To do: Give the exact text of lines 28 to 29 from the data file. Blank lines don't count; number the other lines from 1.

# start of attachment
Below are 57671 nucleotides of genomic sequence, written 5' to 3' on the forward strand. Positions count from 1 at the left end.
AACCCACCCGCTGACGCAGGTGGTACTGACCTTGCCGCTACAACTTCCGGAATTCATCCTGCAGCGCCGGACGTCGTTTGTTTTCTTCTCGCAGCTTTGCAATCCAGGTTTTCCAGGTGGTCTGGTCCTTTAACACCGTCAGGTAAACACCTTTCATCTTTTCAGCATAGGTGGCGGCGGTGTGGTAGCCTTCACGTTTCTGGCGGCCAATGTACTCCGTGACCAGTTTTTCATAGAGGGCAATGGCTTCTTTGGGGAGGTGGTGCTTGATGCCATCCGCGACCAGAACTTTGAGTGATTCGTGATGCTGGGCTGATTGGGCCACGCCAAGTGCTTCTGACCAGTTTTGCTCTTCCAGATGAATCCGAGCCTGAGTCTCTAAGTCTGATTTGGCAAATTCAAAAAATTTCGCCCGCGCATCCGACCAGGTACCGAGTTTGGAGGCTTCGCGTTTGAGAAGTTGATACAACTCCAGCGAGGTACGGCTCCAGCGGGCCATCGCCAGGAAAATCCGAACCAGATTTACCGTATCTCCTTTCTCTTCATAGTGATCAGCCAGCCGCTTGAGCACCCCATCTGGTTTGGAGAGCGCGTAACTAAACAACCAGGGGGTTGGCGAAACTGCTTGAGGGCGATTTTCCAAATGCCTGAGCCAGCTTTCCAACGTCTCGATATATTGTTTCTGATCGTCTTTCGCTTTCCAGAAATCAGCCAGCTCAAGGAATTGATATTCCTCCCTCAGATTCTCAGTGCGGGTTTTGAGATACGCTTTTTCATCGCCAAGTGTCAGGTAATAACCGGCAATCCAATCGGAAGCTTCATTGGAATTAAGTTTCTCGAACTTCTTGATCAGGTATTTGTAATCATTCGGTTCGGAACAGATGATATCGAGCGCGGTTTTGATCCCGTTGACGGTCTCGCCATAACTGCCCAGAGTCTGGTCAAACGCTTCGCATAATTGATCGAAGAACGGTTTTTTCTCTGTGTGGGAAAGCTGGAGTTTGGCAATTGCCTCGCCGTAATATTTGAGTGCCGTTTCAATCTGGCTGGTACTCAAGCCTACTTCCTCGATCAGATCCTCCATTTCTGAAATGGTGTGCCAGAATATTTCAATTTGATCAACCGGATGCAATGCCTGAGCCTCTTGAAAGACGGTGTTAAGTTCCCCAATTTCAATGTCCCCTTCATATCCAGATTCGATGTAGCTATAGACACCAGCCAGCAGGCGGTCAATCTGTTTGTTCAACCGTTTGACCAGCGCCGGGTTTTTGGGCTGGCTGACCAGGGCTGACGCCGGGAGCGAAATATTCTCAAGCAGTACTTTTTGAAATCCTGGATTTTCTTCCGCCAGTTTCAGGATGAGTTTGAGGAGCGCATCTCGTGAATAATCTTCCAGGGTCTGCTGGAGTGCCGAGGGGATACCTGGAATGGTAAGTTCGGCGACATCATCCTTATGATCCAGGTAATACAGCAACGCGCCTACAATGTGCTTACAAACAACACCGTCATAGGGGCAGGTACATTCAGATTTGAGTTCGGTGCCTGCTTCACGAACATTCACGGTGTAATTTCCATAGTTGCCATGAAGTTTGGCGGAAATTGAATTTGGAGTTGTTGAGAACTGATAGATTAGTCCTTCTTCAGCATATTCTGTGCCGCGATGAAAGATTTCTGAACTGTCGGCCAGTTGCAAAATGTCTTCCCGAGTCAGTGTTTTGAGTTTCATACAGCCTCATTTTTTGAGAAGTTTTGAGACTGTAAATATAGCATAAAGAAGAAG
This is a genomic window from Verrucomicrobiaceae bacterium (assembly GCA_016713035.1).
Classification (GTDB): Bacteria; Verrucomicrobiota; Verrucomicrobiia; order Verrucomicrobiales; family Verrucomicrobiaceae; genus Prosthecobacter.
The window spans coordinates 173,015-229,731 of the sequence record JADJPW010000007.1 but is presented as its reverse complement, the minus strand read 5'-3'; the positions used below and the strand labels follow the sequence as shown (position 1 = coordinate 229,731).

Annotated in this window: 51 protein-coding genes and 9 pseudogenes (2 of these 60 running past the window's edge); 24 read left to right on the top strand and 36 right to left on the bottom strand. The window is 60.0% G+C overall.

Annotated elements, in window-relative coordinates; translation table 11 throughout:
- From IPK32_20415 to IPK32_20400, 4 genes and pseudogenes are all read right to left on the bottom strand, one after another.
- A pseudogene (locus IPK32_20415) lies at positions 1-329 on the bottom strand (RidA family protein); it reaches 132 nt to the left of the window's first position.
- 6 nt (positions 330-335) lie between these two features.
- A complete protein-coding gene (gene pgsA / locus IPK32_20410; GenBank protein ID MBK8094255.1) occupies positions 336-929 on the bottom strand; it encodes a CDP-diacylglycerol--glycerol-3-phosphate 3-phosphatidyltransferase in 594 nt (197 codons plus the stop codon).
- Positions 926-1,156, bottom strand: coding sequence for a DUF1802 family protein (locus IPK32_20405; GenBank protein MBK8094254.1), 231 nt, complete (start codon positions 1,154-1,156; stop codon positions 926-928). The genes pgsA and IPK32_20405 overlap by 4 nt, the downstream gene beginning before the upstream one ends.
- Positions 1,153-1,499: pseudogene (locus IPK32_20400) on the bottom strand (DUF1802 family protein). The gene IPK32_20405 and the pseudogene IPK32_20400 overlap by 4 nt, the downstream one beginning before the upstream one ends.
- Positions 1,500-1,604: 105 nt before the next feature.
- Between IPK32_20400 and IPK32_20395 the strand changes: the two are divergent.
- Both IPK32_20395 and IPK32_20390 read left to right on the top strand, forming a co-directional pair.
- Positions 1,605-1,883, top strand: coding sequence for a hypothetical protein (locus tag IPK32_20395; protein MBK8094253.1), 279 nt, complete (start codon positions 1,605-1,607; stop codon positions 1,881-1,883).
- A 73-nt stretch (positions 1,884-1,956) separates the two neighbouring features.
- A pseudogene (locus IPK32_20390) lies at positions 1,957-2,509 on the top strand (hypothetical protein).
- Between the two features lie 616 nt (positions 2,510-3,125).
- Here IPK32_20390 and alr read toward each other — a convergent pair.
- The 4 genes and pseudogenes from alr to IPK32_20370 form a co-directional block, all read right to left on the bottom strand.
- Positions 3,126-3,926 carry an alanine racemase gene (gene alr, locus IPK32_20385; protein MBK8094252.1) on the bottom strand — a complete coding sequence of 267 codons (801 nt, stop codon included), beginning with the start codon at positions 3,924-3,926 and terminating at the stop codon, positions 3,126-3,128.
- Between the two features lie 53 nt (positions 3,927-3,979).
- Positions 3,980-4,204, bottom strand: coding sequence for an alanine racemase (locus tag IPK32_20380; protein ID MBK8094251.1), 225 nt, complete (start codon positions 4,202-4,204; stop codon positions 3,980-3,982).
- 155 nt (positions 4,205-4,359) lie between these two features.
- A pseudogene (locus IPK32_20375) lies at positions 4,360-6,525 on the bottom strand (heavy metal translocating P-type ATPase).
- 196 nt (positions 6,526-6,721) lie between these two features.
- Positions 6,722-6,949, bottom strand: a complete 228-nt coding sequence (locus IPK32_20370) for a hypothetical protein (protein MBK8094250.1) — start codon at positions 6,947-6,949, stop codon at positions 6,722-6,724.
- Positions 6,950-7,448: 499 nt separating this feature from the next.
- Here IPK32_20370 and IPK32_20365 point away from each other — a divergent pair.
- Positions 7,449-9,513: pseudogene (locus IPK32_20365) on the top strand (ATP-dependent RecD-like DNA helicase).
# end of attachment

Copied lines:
- 196 nt (positions 6,526-6,721) lie between these two features.
- Positions 6,722-6,949, bottom strand: a complete 228-nt coding sequence (locus IPK32_20370) for a hypothetical protein (protein MBK8094250.1) — start codon at positions 6,947-6,949, stop codon at positions 6,722-6,724.